placebo (pləsē´bō), inert substance given instead of a potent drug. Placebo medications are sometimes prescribed when a drug is not really needed or when one would not be appropriate because they make patients feel well taken care of. Placebos are also used as controls in scientific studies on the effectiveness of drugs. So-called double blind experiments, where neither the doctor nor the patient knows whether the given medication is the experimental drug or the placebo, are often done to assure unbiased, statistically reliable results. A traditional placebo's lack of side effects, however, often identifies it, so an older drug is sometimes used in drug tests instead of or in addition to a placebo.
The "placebo effect" is an apparent improvement in health due not to any treatment but only to the patient's belief that he or she will improve (as by taking a dummy pill that is thought to be a cure). A report released in 2001, however, reviewed 114 studies where use of a placebo was compared to both treatment and no treatment and found no placebo effect with respect to measurable medical conditions, such as blood pressure and cholesterol levels. An opposite, or "negative placebo effect," has been observed when patients believe their health will get worse.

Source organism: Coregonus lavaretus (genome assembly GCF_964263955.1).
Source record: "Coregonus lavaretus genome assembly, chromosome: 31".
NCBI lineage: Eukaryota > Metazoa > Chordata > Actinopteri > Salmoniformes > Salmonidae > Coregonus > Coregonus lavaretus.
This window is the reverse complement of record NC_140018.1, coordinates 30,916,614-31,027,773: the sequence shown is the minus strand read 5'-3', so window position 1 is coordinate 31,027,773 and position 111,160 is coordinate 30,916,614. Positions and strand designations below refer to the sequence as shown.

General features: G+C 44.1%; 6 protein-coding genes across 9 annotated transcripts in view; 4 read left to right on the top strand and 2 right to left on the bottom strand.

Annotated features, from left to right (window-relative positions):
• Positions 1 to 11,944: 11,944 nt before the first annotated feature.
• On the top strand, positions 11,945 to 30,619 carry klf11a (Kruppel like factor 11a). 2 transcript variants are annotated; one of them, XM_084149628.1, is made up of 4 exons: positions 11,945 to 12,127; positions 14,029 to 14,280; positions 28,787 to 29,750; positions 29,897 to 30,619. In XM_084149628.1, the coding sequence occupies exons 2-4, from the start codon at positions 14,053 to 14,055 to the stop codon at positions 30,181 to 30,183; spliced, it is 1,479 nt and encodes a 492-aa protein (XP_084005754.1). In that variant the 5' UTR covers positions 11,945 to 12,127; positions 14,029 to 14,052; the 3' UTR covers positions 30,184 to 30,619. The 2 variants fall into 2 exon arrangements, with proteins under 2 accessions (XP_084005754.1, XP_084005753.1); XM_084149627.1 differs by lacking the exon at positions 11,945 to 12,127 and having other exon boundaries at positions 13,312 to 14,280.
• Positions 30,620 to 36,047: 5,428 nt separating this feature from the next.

Questia, a part of Gale, Cengage Learning. www.questia.com
Publication information: Article title: placebo. Encyclopedia title: The Columbia Encyclopedia, 6th ed.. © 2012 The Columbia Electronic Encyclopedia © 2012, Columbia University Press. Licensed from Columbia University Press. Used with the permission of Columbia University Press. All Rights Reserved. Publisher: The Columbia University Press. Place of publication: Not available. Publication year: 2013.
This material is protected by copyright and, with the exception of fair use, may not be further copied, distributed or transmitted in any form or by any means.